Your Dreamhost account can be used to create a secure tunnel to circumvent firewalls that prevent access to particular websites. This isn't recommended as a replacement for a VPN or similar service, but if you need the occasional ability to reach sites that would otherwise be unreachable *or* need secure access because you are using an unsecured access point, this might be an appropriate solution for you.
SOCKS is the name of the protocol used. SSH is the name of the software used to create the tunnel. There are a number of GUI options available for Windows, Mac OS X, and *nix, but using SSH usually demands a command-line environment. This article will assume that it is installed and configured appropriately. Practically speaking, this information is not that important. You just need to know the magic incantations.
Note: This is a great temporary solution if you need to view something your ISP has blocked for unknown reasons. It should be considered a temporary solution, as it will definitely use bandwidth on your account. When you are on a shared server, it's nice not to abuse the system.

The wiki page provides some Windows instructions using Bitvise (Free!) Tunnelier, but Mac users can get by with the command line (though I will also test OS X Meerkat separately). Here's what I did at DreamHost to get the SSH tunnel working on my 10.6 machine:

  1. Using DreamHost Control Panel:Users:Manage Users confirm account has a user setup with a shell account.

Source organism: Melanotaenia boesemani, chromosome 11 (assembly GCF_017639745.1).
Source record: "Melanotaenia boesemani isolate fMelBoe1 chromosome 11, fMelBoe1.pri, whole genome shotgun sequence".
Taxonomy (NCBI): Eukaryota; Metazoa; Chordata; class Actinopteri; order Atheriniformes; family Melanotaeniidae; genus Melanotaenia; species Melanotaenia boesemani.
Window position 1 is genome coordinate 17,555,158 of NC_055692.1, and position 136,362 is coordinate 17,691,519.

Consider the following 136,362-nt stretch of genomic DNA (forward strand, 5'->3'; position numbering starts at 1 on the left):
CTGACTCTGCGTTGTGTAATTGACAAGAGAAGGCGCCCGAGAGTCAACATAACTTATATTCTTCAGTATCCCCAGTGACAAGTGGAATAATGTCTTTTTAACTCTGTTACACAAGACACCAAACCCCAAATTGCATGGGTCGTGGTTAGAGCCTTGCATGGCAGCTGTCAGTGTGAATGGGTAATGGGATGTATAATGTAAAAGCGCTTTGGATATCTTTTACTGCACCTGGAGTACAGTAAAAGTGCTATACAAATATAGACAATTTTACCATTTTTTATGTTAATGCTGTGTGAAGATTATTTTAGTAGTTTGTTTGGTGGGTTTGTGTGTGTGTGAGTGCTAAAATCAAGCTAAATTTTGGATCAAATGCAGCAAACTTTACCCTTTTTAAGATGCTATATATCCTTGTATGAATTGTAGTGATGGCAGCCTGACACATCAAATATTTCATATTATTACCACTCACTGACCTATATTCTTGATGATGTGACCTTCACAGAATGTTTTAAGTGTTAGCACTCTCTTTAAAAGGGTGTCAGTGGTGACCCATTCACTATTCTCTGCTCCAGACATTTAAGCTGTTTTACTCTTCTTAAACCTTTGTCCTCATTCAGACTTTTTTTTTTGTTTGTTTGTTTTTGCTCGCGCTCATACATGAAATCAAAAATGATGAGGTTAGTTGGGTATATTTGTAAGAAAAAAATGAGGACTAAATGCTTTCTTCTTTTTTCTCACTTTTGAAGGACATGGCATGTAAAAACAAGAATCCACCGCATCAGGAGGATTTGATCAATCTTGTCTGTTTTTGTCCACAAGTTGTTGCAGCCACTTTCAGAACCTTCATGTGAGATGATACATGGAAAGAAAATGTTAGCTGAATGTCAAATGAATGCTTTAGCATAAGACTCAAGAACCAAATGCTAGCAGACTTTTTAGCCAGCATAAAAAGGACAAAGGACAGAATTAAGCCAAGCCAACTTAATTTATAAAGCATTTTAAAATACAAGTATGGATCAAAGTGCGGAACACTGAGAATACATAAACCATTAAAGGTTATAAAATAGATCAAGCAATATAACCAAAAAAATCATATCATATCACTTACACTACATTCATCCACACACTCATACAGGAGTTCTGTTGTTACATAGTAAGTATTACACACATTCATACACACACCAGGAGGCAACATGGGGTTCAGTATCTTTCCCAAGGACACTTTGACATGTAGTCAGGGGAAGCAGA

2. IN OS X Terminal type:  ssh -D 9999 
    • jgordon is not my true username, it's just an example
    • trafficante is my DreamHost server. Yours may be different.
    • 9999 is the port number
    • -D turns on compression
    • Some documentation says to use the N switch for non-interactive, so it would be ssh -ND 9999
  3. Enter this user's pw on request
  4. You now have an SSH connection.

To use this SSH connection you have to configure a proxy in OS X from the Network Preference Panel like this:

Screen shot 2010-10-30 at 7.44.42 PM.png

Of course you don't want to keep having to turn SOCKS on and off in Network Preferences depending on your settings, and you don't want to use SOCKS unnecessarily. That burdens DreamHost, and it slows your network traffic. I created a new OS X network "Location" that has the SOCKS Proxy turned on.

Also, when your done with your connection, please type "exit" in terminal to close it. That's just politeness.

Here's how you can test if the configuration is working:

  1. Change your "Location" to the one you setup with a SOCKS proxy (I call it Google DNS SOCKS).
  2. Try to open a web page. Nothing should come up, you'll get an error message.
  3. Now run the SSH command to create a connection.
  4. Retry your browser - now it should work.

I wonder if I should use a different DNS provider when I do this, currently I'm using Google DNS. For now however that seems to work.

Update: I tested Meerkat. It's a very powerful networking tool; it's not designed primarily for this problem. I can just barely follow the very sparse documentation. Really, a commercial product deserves a bit more documentation.

I think it's easier to just type the ssh command and change Location settings! If you want to try Meerkat as a sidejacking prophylactice, start with this vendor blog post. Note that in this example Meerkat uses 6666 for a proxy.

I'm going to stick with the command line and using OS X native Location settings.

See also:


maseone said...

foxyproxy is a great firefox plug-in to setup the use of proxies for web browsing. This limits you to proxy through firefox browser, but if that's all you need it will save you from changing your system proxy. Other browsers have equivalent plug-ins if firefox isn't your thing.


Quintin T. said...

Have you tried FoxyVPN? I've heard really good things about their service.